"The Man On The Spot Has Ample Powers"
Jaspal Singh was the Baroda police commissioner when riots broke out in the city in 1982. He was transferred to an innocuous posting, for controlling the riots with alacrity and with a firm hand. He quit the police service soon after. The scenario today in the state is only too familiar to him. Singh, a former BJP minister, tells Outlook that a police officer can only be as good as he is allowed to be. Excerpts:
How do you react to charges about the abettor role of the Gujarat police?
What can you expect when the chief secretary of the state goes on record saying he is an RSS worker. The fault lies both with politicians and officials. Both oblige each other and increasingly the number of officials who can stand up strongly to political brinkmanship is, unfortunately, coming down.
There is a lot of talk of communalisation of the state police.
With cabinet ministers attending shakhas in Gandhinagar in a specially-allotted government accommodation, that can only be expected. In 1995 when the BJP first came to power, oral directives were issued to all members of the cabinet that their personal staff would have to be hired in consultation with the RSS. I was the only one who objected. It is true that men from the VHP have been taken into the police force, particularly in the last few years.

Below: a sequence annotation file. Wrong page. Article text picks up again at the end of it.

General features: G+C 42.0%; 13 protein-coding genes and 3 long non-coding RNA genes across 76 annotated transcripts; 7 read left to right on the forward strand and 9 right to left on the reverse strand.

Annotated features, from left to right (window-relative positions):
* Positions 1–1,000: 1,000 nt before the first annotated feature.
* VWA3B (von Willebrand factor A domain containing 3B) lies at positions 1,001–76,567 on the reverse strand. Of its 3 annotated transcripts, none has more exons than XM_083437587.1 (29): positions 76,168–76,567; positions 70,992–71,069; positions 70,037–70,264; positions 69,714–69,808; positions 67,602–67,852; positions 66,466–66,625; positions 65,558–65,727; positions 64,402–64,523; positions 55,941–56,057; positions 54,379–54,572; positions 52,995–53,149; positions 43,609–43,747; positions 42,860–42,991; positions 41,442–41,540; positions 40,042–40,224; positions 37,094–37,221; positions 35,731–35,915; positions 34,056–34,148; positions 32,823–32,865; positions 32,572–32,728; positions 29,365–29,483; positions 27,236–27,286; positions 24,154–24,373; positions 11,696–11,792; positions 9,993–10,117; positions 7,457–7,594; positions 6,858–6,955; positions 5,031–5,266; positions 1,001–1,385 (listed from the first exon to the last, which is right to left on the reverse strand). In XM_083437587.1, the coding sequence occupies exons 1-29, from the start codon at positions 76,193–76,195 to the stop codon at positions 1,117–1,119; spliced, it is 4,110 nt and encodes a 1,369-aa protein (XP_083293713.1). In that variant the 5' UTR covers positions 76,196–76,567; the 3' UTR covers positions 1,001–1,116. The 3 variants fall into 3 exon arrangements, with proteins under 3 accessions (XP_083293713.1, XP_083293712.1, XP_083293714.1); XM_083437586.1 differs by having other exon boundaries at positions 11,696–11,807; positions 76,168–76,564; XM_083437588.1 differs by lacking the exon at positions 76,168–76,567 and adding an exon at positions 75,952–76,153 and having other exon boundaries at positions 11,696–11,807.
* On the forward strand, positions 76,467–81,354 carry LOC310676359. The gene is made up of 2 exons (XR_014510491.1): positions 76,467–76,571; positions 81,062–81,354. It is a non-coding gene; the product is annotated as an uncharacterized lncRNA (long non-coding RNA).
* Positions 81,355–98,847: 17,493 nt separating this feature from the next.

Do you need orders from the top to stop a riotous situation?
Not at all. The man on the spot has to decide and he has ample powers to control the situation. Unfortunately, successive governments have demoralised and emasculated the police force. During the recent riots, officers were looking over their shoulders for instructions. Not surprisingly, instructions never came while the rioters looted, plundered and killed.